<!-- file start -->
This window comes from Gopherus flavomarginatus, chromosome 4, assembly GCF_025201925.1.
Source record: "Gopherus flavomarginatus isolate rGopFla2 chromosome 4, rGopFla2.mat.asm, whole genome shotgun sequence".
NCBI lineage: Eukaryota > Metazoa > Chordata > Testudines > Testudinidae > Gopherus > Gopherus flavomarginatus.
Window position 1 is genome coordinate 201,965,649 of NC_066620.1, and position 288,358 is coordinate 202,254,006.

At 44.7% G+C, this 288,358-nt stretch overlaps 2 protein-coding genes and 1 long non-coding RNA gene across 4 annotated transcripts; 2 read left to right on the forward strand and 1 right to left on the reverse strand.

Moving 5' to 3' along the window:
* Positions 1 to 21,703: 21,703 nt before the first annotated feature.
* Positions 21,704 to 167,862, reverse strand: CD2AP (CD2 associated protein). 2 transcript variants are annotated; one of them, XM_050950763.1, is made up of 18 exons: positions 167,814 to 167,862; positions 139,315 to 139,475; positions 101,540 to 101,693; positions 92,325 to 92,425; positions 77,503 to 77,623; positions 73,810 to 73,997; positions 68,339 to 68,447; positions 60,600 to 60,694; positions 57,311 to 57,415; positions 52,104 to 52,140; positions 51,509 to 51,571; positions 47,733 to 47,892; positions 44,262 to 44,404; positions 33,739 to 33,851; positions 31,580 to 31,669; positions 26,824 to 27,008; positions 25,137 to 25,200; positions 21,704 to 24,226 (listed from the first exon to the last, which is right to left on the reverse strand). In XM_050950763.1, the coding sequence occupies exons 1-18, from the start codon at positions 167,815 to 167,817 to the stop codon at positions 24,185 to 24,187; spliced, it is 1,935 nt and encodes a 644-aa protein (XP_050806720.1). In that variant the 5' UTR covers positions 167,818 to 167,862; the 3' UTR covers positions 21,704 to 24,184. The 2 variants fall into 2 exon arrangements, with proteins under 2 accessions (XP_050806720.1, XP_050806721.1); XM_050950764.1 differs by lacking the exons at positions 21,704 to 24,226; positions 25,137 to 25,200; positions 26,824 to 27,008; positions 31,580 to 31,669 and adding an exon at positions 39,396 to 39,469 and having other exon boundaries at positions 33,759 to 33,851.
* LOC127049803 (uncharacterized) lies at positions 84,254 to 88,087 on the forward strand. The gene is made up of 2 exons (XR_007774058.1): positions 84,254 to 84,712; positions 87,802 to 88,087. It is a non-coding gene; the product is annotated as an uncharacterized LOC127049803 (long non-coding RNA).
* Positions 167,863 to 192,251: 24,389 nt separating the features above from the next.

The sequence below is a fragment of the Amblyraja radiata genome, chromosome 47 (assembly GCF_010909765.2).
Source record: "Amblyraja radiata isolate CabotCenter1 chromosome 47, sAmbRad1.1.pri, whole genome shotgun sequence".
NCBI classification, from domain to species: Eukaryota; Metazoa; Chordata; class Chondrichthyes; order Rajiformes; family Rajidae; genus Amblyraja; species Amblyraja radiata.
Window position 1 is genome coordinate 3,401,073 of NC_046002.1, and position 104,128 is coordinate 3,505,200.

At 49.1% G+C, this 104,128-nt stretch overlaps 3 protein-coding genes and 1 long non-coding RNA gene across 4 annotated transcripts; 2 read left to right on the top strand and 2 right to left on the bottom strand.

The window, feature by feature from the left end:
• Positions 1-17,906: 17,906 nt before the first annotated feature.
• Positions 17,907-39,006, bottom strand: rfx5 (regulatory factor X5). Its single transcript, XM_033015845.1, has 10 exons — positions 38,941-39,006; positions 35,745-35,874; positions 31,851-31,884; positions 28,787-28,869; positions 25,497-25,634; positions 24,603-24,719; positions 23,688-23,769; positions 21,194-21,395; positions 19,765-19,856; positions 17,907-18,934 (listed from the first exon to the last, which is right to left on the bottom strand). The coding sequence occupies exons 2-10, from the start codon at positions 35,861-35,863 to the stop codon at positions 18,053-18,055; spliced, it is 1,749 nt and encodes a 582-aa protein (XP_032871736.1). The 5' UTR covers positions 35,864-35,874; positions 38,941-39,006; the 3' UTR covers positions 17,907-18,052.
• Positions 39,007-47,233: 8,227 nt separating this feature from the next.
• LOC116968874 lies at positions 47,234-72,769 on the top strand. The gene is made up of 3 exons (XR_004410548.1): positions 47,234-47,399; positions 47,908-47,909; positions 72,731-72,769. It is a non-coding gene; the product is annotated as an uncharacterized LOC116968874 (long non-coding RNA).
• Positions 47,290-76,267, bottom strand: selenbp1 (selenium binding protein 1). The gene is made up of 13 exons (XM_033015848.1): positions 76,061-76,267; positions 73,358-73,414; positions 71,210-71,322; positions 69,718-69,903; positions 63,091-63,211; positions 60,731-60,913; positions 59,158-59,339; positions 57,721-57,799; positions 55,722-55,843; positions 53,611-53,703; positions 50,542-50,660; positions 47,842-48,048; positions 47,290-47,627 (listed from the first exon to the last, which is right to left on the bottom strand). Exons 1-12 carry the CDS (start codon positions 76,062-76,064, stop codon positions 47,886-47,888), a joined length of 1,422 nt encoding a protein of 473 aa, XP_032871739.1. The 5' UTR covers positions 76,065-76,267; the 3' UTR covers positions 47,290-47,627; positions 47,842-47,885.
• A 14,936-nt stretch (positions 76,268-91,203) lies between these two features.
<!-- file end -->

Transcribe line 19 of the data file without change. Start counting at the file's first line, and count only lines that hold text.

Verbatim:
• Positions 39,007-47,233: 8,227 nt separating this feature from the next.